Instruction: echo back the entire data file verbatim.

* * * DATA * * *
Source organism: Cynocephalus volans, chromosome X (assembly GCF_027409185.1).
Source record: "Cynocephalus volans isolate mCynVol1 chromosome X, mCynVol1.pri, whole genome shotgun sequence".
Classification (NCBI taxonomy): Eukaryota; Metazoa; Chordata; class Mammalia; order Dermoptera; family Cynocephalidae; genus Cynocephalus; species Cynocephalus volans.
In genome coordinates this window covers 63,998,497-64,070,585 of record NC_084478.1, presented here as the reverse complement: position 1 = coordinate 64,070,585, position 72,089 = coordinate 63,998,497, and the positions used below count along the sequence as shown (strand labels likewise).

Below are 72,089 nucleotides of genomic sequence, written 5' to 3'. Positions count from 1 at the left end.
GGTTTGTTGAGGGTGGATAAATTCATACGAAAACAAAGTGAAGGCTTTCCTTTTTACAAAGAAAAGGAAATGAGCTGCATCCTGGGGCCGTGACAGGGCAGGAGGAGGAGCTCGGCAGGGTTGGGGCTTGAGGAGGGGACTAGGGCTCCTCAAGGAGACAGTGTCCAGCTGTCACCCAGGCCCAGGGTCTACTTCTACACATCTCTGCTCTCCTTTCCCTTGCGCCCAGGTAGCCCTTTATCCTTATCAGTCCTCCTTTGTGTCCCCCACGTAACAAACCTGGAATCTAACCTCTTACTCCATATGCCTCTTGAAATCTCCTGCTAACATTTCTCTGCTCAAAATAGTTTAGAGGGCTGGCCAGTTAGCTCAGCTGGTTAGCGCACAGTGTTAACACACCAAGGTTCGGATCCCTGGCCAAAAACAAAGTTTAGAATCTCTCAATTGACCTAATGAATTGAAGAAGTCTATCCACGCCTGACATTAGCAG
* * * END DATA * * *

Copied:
Source organism: Cynocephalus volans, chromosome X (assembly GCF_027409185.1).
Source record: "Cynocephalus volans isolate mCynVol1 chromosome X, mCynVol1.pri, whole genome shotgun sequence".
Classification (NCBI taxonomy): Eukaryota; Metazoa; Chordata; class Mammalia; order Dermoptera; family Cynocephalidae; genus Cynocephalus; species Cynocephalus volans.
In genome coordinates this window covers 63,998,497-64,070,585 of record NC_084478.1, presented here as the reverse complement: position 1 = coordinate 64,070,585, position 72,089 = coordinate 63,998,497, and the positions used below count along the sequence as shown (strand labels likewise).

Below are 72,089 nucleotides of genomic sequence, written 5' to 3'. Positions count from 1 at the left end.
GGTTTGTTGAGGGTGGATAAATTCATACGAAAACAAAGTGAAGGCTTTCCTTTTTACAAAGAAAAGGAAATGAGCTGCATCCTGGGGCCGTGACAGGGCAGGAGGAGGAGCTCGGCAGGGTTGGGGCTTGAGGAGGGGACTAGGGCTCCTCAAGGAGACAGTGTCCAGCTGTCACCCAGGCCCAGGGTCTACTTCTACACATCTCTGCTCTCCTTTCCCTTGCGCCCAGGTAGCCCTTTATCCTTATCAGTCCTCCTTTGTGTCCCCCACGTAACAAACCTGGAATCTAACCTCTTACTCCATATGCCTCTTGAAATCTCCTGCTAACATTTCTCTGCTCAAAATAGTTTAGAGGGCTGGCCAGTTAGCTCAGCTGGTTAGCGCACAGTGTTAACACACCAAGGTTCGGATCCCTGGCCAAAAACAAAGTTTAGAATCTCTCAATTGACCTAATGAATTGAAGAAGTCTATCCACGCCTGACATTAGCAG